The online world is posing an ever-increasing risk to children and it is important that schools, parents and carers work together to take an active role in teaching children about online dangers and how to act safely when using the internet.
We are delighted to announce that Shotton Hall Primary School is committed to protecting our pupils online and are working with National Online Safety to ensure all our children are safe online.
The course can be taken at your own convenience and covers:
- Information about online dangers and the newest platforms
- What online risks to look out for and how to protect your child
- Interactive quizzes to check your understanding
Please find below the URL you need to visit to register your account You will need to complete your details and select “I am a: Parent/Carer” from the dropdown:
Once you have registered, you will be able to access the “Online Safety for Parents and Carers’ course and National Online Safety’s Resources (which includes 50+ online platform guides on the latest social media channels and games). This aims to help empower parents with the knowledge to protect their children from the dangers of the internet.
Parent Information is collaboration between CEOP and Parent Zone and provides information to parents and carers about their children’s wellbeing and resilience, internet safety and a wide range of other topic matters like sex, relationship and body image.
NSPCC Net Aware website has very useful information and parent’s guides regarding the most popular and current games and apps which children use.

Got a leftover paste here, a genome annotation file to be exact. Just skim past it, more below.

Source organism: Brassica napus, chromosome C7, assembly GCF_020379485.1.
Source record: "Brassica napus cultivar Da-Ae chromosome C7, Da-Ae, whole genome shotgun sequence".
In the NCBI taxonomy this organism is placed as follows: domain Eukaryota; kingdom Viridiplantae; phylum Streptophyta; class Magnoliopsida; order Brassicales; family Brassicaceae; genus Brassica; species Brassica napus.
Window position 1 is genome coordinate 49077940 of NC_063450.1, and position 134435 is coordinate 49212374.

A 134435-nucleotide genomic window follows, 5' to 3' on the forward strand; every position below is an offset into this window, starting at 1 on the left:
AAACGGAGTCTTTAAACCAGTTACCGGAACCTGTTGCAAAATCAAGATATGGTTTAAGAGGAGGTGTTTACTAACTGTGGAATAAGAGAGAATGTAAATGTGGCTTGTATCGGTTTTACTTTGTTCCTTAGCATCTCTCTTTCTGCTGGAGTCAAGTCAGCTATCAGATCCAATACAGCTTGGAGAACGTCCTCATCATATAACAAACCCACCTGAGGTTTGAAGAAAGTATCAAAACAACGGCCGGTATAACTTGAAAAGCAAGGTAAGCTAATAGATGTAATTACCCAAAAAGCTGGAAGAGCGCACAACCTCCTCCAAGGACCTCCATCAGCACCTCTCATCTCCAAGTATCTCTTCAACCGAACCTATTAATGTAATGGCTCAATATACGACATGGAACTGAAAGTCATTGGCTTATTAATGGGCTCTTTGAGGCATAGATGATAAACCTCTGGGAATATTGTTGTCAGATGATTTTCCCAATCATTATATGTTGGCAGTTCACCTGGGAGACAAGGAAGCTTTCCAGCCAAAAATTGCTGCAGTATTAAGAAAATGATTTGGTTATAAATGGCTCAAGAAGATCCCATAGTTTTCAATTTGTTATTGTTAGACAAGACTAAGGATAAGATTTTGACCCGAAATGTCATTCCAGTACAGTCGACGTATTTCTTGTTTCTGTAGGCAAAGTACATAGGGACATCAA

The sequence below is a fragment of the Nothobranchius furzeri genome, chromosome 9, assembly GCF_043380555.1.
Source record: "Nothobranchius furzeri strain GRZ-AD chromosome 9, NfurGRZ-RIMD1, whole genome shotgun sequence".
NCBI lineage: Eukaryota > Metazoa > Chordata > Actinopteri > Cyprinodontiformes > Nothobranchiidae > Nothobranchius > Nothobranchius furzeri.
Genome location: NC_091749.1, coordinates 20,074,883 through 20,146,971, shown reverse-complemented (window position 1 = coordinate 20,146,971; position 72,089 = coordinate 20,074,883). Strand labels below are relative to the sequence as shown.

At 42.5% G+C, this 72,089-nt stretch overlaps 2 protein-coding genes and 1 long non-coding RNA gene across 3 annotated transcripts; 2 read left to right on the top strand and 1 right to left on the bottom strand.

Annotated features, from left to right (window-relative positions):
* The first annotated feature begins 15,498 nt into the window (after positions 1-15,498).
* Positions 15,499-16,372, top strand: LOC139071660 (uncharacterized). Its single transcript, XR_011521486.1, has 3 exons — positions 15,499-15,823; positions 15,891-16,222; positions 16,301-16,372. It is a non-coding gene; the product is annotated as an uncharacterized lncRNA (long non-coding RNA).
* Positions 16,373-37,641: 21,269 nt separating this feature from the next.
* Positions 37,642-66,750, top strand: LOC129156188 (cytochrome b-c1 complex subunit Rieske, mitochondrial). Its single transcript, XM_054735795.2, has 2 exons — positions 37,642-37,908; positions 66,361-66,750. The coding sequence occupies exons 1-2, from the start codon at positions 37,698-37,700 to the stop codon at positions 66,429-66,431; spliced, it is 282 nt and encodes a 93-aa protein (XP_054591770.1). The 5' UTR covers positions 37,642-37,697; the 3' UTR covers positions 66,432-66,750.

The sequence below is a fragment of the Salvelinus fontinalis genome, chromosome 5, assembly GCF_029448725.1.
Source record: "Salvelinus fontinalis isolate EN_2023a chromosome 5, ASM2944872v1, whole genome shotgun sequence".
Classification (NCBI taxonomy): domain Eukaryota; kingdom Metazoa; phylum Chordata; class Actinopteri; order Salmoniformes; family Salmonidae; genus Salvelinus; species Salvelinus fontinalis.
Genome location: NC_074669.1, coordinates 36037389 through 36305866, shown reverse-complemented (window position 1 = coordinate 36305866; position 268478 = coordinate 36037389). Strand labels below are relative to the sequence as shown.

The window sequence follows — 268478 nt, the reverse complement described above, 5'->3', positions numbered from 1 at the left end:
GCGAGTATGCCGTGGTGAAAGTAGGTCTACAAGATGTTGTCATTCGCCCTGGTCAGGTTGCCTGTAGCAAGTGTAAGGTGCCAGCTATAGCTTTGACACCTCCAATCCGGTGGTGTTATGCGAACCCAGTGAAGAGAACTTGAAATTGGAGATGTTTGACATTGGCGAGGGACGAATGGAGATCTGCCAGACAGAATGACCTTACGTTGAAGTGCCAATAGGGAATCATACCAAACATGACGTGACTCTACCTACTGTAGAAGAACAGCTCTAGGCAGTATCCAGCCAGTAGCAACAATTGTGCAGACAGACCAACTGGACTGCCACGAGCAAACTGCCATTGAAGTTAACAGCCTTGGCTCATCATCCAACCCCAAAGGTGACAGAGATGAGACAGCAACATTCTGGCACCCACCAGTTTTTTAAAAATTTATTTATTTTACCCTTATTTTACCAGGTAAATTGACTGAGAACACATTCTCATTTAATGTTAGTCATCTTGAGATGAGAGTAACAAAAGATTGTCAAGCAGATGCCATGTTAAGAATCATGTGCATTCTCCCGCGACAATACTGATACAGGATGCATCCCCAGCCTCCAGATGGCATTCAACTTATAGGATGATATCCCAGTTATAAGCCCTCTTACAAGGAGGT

Children are growing up in a world with a bigger range of online activities than ever before and it is sometimes very hard for both children and adults to know how to stay safe.
Additional Online Safety Information
Most parents will want to reduce the risks to their children, and remembering to set parental controls can reduce the risks to children, and reduce the risk to parents when children accidentally spend online money! The internet matters website explains this quite well. Online safety is not just about protecting children from some of the dangers of the internet – it is also about helping them manage their use of technology and most of the parental controls allow adults to set a maximum time for the use of a device or app.
Internet Matters is a site paid for by many British companies. It has a lot of good advice on adding parental controls as well as on most aspects of online safety. Parental controls will only help keep children safe. The best safety feature that a child has is their parent or carer. Take the time to talk to your child about the apps and games they are using and don’t be afraid to say no sometimes!
The range of online apps changes on a regular basis and the NSPCC have a site called Net Aware. This provides unbiased up-to-date information on current apps and sites along with advice to parents about dealing with issues.
The NSPCC have teamed up with O2 to provide advice to parents and have a free helpline on 0808 800 5002. They will also give support in any O2 shop – you do not have to be an O2 customer.
ThinkUKnow is the website aimed at children and their parents from the National Crime Agency. It has lots of useful suggestions and advice on how to report issues. It also has lots of games and activities including Jessie and Friends for the younger children and Band Runner for the older ones.
For the youngest children being tricked into sharing pictures can be an issue. LGfL have produced a lovely free video which has some great advice and a very catchy song!
Many children will at times suffer from online bullying. It is really important that they have someone they can talk to and know that it is not acceptable. Most apps and sites will have systems inn place that allow bullying to be reported. Your child’s school may be able to help.
Children can call Childline on 0800 1111 for advice on anything that is worrying them.
Finally since 2015 is has been a criminal offence for an adult to send a message with sexual content to a child (This is Section 67 of the Serious Crime Act 2015). If you are concerned that this might have happened please contact The Police without further using the device. This will help ensure that evidence can be preserved. The Police can be contacted by phone or from the ThinkUKnow website.
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